To meet this burden, The Gazette did snip off some of its print distribution in outlying communities, but that wasn’t enough to stop the flow of red ink. The Gazette went further, and consolidated community editions to cut editorial costs. Now, The Bethesda Gazette was the Bethesda-Chevy Chase-Kensington Gazette. Bethesda is a diverse, urbanizing, mixed-use community three times as big as more conventionally suburban Chevy Chase and Kensington put together. The only thing residents of the three localites have in common is that they are residents of a county whose population is 1.2 million – that size is not something a chain of community papers would really want to brag about.

While creating these “camel” community websites, The Gazette ignored the biggest demographic transformation in its markets, including the one where its headquarters was located: the rise of the millennials. In 10 communities in Montgomery County, millennials – those who are 20 to 34 years old – now constitute at least 35% of the county’s population.  Millennials are big on urban lifestyles, including biking and other fitness, restaurants and nightlife, condo homes and – not least – social media. But The Gazette’s camel sites — still reflecting a much earlier baby-boomer generation — mostly ignored these new lifestyle preferences. I could find only four references to millennials in the papers’ archives. Social media stats show that The Gazette, with 28 communities, had only 8,743 followers on Twitter, while Bethesda Magazine, serving just one community, has 7,060. The Gazette had only 7,873 Facebook “likes” compared to Bethesda Magazine’s 5,573.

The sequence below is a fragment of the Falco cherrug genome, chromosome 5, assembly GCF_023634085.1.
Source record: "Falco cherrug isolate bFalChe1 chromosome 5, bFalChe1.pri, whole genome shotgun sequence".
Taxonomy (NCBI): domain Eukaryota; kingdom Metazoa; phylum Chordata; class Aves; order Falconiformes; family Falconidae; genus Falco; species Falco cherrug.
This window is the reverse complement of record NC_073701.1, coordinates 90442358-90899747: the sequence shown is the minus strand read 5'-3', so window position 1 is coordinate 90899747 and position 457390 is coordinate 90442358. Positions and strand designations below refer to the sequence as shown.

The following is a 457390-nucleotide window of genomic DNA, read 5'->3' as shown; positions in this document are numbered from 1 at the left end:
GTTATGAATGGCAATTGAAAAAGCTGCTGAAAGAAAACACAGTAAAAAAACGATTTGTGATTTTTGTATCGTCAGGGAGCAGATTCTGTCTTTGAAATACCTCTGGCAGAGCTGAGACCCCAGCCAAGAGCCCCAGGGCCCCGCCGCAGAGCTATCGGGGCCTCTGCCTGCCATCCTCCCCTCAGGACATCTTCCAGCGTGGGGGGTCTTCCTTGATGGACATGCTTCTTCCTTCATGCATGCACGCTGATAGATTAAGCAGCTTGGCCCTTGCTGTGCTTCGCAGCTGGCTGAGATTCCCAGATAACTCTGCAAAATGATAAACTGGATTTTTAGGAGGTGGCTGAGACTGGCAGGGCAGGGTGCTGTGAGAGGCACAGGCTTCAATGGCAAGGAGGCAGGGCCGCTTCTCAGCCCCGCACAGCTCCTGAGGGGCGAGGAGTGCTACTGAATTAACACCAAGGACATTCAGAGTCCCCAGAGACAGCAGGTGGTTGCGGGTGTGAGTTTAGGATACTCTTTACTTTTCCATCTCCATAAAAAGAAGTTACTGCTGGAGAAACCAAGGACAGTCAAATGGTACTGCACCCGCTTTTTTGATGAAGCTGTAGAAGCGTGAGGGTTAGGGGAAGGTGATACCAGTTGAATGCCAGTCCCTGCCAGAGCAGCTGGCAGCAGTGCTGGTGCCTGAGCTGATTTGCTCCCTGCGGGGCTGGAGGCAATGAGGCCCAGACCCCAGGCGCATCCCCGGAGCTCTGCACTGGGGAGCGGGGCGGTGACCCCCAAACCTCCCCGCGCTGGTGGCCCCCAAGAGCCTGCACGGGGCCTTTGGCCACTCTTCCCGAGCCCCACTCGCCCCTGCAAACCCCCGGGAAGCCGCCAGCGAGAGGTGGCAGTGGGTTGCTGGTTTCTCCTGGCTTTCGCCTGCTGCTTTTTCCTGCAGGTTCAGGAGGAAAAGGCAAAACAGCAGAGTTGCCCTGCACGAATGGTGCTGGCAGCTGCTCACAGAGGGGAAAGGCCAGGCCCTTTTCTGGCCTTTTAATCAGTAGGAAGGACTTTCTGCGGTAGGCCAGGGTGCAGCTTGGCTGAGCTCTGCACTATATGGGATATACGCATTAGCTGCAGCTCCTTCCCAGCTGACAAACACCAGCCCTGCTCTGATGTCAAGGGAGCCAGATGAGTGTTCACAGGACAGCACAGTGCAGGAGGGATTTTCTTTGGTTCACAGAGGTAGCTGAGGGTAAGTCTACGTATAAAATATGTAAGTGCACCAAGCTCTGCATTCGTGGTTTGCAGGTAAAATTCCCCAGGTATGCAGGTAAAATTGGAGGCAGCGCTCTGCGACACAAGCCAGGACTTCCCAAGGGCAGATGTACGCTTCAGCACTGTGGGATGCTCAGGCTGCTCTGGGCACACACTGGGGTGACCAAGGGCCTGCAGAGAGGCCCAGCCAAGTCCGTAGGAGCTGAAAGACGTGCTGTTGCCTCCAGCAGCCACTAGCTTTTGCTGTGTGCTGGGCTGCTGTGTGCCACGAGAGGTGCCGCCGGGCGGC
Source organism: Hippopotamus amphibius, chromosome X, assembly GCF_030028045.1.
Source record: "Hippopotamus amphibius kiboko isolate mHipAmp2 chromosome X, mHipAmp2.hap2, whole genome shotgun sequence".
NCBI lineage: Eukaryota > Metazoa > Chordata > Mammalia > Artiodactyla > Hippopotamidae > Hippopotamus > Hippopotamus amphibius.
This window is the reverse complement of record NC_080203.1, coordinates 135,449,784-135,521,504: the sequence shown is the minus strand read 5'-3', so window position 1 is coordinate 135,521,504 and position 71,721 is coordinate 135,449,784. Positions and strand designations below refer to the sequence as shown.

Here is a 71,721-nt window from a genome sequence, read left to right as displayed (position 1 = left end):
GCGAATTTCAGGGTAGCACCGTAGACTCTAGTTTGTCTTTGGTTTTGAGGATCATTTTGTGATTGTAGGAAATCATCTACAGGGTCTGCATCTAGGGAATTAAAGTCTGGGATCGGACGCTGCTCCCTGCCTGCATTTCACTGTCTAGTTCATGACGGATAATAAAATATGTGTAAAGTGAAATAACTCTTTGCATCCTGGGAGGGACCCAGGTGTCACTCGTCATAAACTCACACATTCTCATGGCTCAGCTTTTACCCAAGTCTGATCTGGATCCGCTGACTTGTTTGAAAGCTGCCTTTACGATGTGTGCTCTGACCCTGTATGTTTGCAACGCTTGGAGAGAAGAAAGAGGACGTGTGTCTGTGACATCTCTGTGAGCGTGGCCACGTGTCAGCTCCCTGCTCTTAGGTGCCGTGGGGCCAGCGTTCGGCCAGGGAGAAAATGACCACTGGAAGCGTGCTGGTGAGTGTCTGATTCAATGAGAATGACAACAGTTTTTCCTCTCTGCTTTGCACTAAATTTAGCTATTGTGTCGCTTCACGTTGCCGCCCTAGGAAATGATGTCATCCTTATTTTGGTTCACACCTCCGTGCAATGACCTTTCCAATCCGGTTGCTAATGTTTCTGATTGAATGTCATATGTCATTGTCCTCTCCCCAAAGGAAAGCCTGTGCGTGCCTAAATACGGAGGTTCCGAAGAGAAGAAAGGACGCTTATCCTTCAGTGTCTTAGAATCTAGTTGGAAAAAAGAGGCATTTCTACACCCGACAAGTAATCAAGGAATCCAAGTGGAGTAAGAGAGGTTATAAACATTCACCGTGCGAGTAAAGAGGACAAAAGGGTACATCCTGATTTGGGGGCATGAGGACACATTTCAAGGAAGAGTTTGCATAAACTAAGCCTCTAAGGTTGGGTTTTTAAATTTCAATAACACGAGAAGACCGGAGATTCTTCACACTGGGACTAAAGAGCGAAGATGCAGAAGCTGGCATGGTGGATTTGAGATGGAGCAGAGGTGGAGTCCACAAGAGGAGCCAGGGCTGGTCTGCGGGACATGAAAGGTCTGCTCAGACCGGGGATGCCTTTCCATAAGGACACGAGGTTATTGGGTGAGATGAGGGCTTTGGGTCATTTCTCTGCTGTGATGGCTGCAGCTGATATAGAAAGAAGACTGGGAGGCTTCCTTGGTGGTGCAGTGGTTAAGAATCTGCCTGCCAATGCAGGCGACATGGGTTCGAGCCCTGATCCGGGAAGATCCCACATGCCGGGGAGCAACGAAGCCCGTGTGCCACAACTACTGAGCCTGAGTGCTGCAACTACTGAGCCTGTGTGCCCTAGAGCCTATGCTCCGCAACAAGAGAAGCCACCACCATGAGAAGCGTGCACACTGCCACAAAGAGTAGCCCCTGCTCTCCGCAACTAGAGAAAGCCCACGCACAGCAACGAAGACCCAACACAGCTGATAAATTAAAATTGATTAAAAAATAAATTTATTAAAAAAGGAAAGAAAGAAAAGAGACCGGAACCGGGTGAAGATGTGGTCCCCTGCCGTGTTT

It didn’t help The Gazette that its desktop homepage, with long columns of small-type headlines, looked only slightly more inviting than a telephone directory.

The wreckage from The Gazette’s closing extends far beyond the newspapers’ offices. The main source of community news for residents of metro Washington’s Maryland suburbs whatever their age group or lifestyle is gone. Gone too is the papers’ deep community involvement. Lyons set up a mentoring program at a local elementary school in which staff members at the papers still participate. He himself was instrumental in the drive that created the $90 million Strathmore performing arts center in Montgomery County — Post Community Media pitched in with $1 million — and nurtured numerous other local institutions and initiatives and made sure they and thousands of community achievers, including  academic honorees in the schools, all got ink in The Gazette.

On June 12, the day The Gazette’s closing was announced, CNN media editor Brian Stelter lamented:

“Think back to when you were 12 years old. Think about the excitement you would have felt  seeing your name in the town’s newspaper, knowing how proud your parents would be and how your neighbors would notice.

“Then think about what we’re losing in the digital age.

“I’m thinking about it because my hometown newspaper, the Damascus Gazette, in Montgomery County, Md., was just axed by one of Jeff Bezos’s companies.”

Stelter didn’t seem to notice that the Damascus Gazette was actually axed back in June 2014. But I know how he feels.

Tom GrubisichTom Grubisich (@TomGrubisich) writes “The New News” column for Street Fight. He is editorial director of hyperlocal news network Local America, and is also working on a book about the history, present and future of Charleston, S.C.